Rifampicin is the most potent anti-tuberculosis (TB) drug. Accurate diagnosis of rifampicin resistance (RR) is therefore critical to offer the correct treatment. TB patients who have previously received rifampicin-based treatment (Category 1) are at higher risk of having RR-TB. In Niger, like in the majority of high burden TB countries, such retreatment patients are prioritized for the diagnosis of RR-TB using an Xpert MTB/RIF test, which simultaneously detects TB and its susceptibility to rifampicin. However, Xpert can miss RR-TB and does not test for isoniazid resistance. The recognition of RR conferring rpoB mutations outside the Xpert target in historical strains from Niger warrants screening of retreatment patients with rifampicin-susceptible TB on Xpert for the detection of such rpoB mutations missed by Xpert. We therefore aim to use continuous surveillance in ethanol preserved sputa from a systemati sample of retreatment pulmonary tuberculosis patients to determine the magnitude of initial isoniazid-resistant / rifampicin-susceptible TB and RR missed by Xpert MTB/Rif. The results will inform the optimal diagnostic algorithm in Niger to prevent patients from receiving ineffective treatment. This surveillance will moreover help to resolve another clinical puzzle, an alarming discrepancy between microscopy results showing acid-fast bacilli and Xpert “MTB negative” Xpert results found in retreatment patients nationwide. These results may be explained by Non Tuberculous Mycobacterial (NTM) disease or other (partially) acid fast bacilli such as Nocardia. These patients present with respiratory symptoms but remain without clear diagnosis and treatment since there is no guideline on the management of such patients.The systematic ethanol sampling of baseline samples collected from retreatment patients will also allow us to screen for mycobacteria other than TB as aetiology of the respiratory infection. Currently, a cascade of treatment regimens approach is used in Damien Foundation supported RR-TB programmes. The second-line RR-TB treatment regimen is the fluoroquinolone-based injectablecontaining 9-month “Bangladesh STR”. This regimen is very effective in Niger. While fluoroquinolone is used as core drug in this second-line regimen, bedaquiline safeguarded to serve as core drug for third-line regimens. Outcomes of second-line regimens were previously reported. However few data are available on the outcomes of third-line treatment regimens. In addition, most TB studies report outcomes by regimen, without providing “definitive outcomes” for those requiring a follow-up thirdline treatment, after an unsuccessful second-line treatment. We therefore aim to describe definitive treatment outcomes for the RR-TB cohort, including outcomes of patients unsuccessfully treated with a second-line shorter treatment RR-TB regimen and treated with a third-line RR-TB treatment regimen. For this retrospective study data from Niger will be merged with data from other Damien Foundation supported countries Guinea and Burundi. The fluoroquinolone-based injectable-containing 9-month second-line “Bangladesh STR” achieved successful outcome in RR-TB patients, with few patients experiencing failure and relapse. In 2016, the WHO endorsed this regimen. But, without strong evidence, in its 2020 guidelines the WHO recommends replacing the injectable by bedaquiline, thus using most both powerful second-line antiTB drugs (fluoroquinolone and bedaquiline) together in a single, all-oral regimen. To implement this new regimen WHO also emphasises rapid drug susceptibility tests (DST) to rule out fluoroquinolone resistance before starting this all-oral regimen. However, access to rapid DST for fluoroquinolone is not routinely available in many low-income countries with high TB prevalence, such as Niger. If the WHO-recommended fluoroquinolone- and bedaquiline-containing second-line RR-TB regimen would be used in patients with undetected initial resistance to fluoroquinolones, there is a high risk of acquiring resistance to bedaquiline, thus creating potentially untreatable disease because the options for developing an effective third-line regimen for such patients are scarce. In light of the above considerations, the Niger NTP decided to implement a new second-line all-oral bedaquiline-based RRTB regimen without a fluoroquinolone (4-6 LZD-INHh-BDQ-PTO-CFZ-EMB-PZA/5 BDQ-CFZ-EMB-PZA) under operational research conditions. I will document its safety and effectiveness in a one-arm programmatic low-intervention clinical trial. If this approach proves to be effective, it will also allow to have an effective fluoroquinolone-based injectable-containing third-line RR-TB regimen for patients with unfavourable outcomes (failure or relapse).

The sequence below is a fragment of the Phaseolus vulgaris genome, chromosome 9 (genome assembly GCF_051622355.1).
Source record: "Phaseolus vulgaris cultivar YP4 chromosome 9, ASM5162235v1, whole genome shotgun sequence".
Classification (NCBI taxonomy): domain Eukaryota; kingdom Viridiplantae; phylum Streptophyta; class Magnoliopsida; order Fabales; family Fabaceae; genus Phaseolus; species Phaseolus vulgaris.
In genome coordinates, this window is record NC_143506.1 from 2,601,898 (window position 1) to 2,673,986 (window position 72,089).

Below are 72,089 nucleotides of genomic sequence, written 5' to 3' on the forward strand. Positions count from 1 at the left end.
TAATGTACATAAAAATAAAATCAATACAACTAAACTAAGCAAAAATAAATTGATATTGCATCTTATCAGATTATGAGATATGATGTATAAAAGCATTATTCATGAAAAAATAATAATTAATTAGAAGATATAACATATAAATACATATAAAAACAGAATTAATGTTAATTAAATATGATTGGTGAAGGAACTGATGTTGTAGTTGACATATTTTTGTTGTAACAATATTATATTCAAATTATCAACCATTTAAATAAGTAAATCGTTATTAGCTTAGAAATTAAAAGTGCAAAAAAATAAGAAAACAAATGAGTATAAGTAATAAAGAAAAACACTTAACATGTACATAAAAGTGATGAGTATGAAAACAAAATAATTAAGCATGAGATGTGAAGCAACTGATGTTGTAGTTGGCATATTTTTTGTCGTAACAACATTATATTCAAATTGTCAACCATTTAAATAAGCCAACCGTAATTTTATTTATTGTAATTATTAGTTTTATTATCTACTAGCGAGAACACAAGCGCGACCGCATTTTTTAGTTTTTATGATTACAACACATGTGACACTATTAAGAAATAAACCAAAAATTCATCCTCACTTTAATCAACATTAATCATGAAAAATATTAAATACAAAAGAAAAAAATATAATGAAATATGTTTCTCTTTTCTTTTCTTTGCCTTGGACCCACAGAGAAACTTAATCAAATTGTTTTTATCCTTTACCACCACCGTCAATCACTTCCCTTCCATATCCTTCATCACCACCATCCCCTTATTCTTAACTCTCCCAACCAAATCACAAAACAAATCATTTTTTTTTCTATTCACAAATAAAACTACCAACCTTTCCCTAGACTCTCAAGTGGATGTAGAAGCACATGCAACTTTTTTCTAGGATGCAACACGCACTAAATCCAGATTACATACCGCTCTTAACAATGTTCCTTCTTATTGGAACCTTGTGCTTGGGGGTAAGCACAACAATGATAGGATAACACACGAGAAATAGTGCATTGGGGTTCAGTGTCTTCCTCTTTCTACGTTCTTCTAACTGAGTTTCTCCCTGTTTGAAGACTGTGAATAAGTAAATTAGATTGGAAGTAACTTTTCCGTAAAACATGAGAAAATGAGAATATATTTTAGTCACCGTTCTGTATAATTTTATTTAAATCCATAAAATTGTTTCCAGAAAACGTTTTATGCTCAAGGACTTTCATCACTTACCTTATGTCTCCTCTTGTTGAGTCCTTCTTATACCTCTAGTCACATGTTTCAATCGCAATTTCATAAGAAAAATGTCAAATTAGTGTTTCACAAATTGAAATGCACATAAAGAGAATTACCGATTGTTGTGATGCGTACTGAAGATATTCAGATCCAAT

|Effective start/end date||1/01/21 → 31/12/24|
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